Basic marketing strategy may stay constant, but the specific actions and advice that experts give is in a constant state of transition. From social media platforms like Twitter to the ever-changing world of blogging, today’s legal marketing is a far cry from that of even just five years ago.
Having worked with lawyers for the last 15 years, I’ve seen, heard and given a lot of advice when it comes to business development. Does it all still apply? No! In order to keep up with clients, you’ve got to understand what still works.., and what’s outdated. Here are few pieces of past wisdom that no longer apply now that the rules have changed!
Your website is your only online presence. Social media and blogging have all but made this piece of advice obsolete. Platforms like Twitter and, if you’re so inclined, Facebook, as well as the plethora of blawgs (slang for law-related blogs) and article directories give attorneys a direct connection to potential clients and establish their credibility. While a firm website is important in that it can outline basic information and firm vision, a more personal and specific line of communication such as a blog can help attorneys truly show what sets them apart from the competition.
Cards should only be sent for winter holidays. To truly stand out in a sea of holiday cards, I always advise my clients to send either Thanksgiving or New Year’s cards. (For the adventurous there is always July 4th as well!). The lesson here is to think outside the box. Don’t want to send holiday cards at all? Have a reception instead; send clients a card with an interesting article that relates to their business; or even keep a calendar of birthdays and the like. Communicate all year round…not just when you think you have to.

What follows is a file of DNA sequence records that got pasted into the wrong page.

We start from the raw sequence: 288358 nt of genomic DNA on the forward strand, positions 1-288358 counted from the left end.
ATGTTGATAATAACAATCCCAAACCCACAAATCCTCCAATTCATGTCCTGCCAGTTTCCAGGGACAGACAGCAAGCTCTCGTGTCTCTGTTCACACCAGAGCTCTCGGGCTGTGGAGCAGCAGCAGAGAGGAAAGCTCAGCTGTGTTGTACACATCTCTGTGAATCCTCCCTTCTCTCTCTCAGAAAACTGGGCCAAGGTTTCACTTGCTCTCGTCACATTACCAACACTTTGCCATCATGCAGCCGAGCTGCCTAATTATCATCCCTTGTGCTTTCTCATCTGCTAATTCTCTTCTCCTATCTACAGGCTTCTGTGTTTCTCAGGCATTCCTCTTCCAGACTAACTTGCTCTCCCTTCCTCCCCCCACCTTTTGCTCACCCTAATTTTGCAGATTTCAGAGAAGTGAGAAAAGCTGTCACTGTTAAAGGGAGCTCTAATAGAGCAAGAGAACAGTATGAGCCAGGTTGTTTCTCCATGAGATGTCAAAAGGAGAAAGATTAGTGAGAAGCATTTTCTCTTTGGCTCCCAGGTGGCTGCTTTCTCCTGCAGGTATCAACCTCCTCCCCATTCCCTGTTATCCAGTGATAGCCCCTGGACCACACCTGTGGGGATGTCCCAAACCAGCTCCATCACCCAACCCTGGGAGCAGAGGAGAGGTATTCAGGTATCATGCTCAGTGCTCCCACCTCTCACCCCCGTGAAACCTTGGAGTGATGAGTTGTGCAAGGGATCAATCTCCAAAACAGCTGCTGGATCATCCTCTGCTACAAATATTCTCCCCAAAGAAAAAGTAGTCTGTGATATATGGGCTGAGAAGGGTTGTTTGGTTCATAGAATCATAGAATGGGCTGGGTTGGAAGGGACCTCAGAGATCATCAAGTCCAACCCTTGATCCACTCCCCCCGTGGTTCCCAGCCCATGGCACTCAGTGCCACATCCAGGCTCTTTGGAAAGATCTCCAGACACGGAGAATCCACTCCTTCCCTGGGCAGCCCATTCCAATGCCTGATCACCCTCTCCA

Law firms don’t have taglines. Though it’s still met with a bit of resistance from some, a lot of firms have accepted the benefits of having a tagline. Whether it’s simple, clever, funny or descriptive, a tagline can do wonders for helping firms not only show their points of differentiation, but establish their position and their firm culture among potential clients. Two other options to consider? First, a tagline doesn’t always have to be attached to a logo. It can simply be a strong positioning statement or headline that sums up a firm’s vision and point of differentiation. Second, it can be as simple as using “Trial Attorneys” versus “Attorneys at Law.” It can set you apart and make clear your place in the legal field.
All you need is a capabilities brochure. While a beautiful and informative brochure can make for a great leave-behind, the secret is really in the content. Stop telling clients what you CAN do and show them what you’ve done. A results-driven brochure can incorporate case studies, statistics about the firm (and its lawyers) and the backgrounds of its attorneys. Additionally, the brochure can often be housed in a folder with articles that the attorney has written (either published traditionally or online) to increase credibility as well as other news and information that will help engage the client (or potential client) and package the firm as their go-to resource for all legal issues.
Your bio should be about what you’ve done. Sure, clients want to know about your cases and clients…but what they really want to know is how those cases and clients apply to them. Refrain from compiling lists and instead focus on how your experience can be of service to a specific industry or group of clients. Make them understand why you’re the best at what you do and use those clients and cases as examples. Also- it’s always a good idea to have a few different versions of your bio on hand so you can tailor them to each industry or practice area you work with.
Legal marketing wisdom changes on a constant basis. As new methods of communication continue to crop up, the marketing opportunities for lawyers and firms continue to multiply. My best advice? Read books, subscribe to blogs and follow legal marketing news for the latest trends and ideas.